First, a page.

Author(s): Homem V, Santos L
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Abstract Over the past few years, antibiotics have been considered emerging pollutants due to their continuous input and persistence in the aquatic ecosystem even at low concentrations. They have been detected worldwide in environmental matrices, indicating their ineffective removal from water and wastewater using conventional treatment methods. To prevent this contamination, several processes to degrade/remove antibiotics have been studied. This review addresses the current state of knowledge concerning the input sources, occurrence and mainly the degradation and removal processes applied to a specific class of micropollutants, the antibiotics. In this paper, different remediation techniques were evaluated and compared, such as conventional techniques (biological processes, filtration, coagulation, flocculation and sedimentation), advanced oxidation processes (AOPs), adsorption, membrane processes and combined methods. In this study, it was found that ozonation, Fenton/photo-Fenton and semiconductor photocatalysis were the most tested methodologies. Combined processes seem to be the best solution for the treatment of effluents containing antibiotics, especially those using renewable energy and by-products materials. Copyright © 2011 Elsevier Ltd. All rights reserved.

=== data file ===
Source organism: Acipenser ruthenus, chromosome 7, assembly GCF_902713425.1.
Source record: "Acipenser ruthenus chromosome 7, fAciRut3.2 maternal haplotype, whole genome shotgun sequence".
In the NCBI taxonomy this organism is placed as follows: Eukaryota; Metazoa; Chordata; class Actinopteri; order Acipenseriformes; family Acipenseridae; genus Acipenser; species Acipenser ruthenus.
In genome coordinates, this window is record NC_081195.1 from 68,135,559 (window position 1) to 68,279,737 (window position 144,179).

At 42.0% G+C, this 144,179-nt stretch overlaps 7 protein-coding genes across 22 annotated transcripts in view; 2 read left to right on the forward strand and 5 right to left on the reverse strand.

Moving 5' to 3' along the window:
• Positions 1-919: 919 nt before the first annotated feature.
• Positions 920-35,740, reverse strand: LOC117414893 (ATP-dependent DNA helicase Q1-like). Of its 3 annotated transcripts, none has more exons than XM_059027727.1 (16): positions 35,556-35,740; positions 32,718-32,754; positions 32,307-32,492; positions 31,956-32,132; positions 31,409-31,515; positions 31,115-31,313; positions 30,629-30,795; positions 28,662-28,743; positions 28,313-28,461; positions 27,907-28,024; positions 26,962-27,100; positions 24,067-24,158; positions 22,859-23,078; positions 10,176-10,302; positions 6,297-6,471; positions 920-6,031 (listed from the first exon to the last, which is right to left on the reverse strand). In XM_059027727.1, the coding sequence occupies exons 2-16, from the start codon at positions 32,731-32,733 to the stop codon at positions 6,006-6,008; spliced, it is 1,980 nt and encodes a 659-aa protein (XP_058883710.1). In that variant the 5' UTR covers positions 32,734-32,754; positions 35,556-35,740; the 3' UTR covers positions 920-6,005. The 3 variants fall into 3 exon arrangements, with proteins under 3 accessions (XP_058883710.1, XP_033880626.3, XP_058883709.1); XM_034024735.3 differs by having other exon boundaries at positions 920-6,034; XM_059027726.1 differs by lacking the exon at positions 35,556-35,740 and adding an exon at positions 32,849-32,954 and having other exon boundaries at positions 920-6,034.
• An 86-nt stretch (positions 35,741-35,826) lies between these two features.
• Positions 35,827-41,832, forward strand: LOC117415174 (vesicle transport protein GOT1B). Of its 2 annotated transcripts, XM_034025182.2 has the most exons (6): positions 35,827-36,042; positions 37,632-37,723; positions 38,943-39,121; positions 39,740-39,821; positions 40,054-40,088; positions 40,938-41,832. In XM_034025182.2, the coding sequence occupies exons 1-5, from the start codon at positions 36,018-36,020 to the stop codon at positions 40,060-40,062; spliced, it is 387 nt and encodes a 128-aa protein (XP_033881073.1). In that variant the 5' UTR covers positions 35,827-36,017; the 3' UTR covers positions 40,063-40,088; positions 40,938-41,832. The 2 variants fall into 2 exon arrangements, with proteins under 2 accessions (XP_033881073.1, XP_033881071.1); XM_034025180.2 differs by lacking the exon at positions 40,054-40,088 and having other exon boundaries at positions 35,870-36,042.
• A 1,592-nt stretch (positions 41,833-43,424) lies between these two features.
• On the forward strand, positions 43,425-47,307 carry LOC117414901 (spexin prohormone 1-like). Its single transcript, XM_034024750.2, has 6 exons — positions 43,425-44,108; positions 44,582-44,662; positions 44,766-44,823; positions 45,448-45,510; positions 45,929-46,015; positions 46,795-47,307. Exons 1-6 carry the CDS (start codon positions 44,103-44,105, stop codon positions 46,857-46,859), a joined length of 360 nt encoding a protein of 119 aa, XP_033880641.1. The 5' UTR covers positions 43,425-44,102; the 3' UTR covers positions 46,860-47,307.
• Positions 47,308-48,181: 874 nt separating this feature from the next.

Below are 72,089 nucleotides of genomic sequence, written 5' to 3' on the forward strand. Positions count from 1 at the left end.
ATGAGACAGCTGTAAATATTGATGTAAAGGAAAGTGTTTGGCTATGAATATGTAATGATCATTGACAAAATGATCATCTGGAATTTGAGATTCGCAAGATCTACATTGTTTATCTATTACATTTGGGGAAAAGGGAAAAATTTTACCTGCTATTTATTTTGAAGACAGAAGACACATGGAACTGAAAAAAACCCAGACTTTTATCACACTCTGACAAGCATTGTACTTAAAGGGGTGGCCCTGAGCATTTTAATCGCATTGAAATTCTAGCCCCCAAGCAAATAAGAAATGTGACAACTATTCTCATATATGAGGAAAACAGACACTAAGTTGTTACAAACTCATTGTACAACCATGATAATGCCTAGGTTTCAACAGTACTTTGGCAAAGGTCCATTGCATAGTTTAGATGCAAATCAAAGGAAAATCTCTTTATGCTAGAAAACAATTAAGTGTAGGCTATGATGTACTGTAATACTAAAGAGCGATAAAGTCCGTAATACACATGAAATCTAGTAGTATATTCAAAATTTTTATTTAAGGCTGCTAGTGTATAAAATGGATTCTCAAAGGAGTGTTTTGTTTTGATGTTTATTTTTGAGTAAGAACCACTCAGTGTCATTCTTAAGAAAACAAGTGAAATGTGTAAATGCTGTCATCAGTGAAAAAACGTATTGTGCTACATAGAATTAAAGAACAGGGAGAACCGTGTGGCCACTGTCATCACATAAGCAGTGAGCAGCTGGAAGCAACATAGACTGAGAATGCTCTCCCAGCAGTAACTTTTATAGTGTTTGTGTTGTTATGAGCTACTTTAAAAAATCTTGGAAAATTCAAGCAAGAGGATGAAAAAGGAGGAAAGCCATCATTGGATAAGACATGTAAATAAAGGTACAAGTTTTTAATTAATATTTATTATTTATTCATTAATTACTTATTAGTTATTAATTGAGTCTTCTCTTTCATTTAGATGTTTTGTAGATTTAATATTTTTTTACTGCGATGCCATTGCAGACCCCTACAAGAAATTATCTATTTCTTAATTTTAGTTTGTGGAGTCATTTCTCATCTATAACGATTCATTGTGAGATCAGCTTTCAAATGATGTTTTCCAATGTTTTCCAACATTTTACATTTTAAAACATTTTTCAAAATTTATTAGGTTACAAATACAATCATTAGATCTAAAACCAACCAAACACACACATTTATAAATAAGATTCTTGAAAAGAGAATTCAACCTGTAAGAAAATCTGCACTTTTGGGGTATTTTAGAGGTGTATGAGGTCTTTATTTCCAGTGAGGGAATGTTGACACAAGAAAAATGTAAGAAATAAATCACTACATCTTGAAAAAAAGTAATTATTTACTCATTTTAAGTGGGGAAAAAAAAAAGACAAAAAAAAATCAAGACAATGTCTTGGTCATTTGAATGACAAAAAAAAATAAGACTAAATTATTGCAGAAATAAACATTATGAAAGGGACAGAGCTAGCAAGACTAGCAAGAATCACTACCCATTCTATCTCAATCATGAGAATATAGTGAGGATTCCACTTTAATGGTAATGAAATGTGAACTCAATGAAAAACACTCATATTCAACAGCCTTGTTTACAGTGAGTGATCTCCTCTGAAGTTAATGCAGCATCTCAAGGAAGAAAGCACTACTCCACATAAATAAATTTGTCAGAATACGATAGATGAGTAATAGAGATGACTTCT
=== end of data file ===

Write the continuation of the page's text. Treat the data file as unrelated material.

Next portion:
This article was published in J Environ Manage
and referenced in Journal of Chromatography & Separation Techniques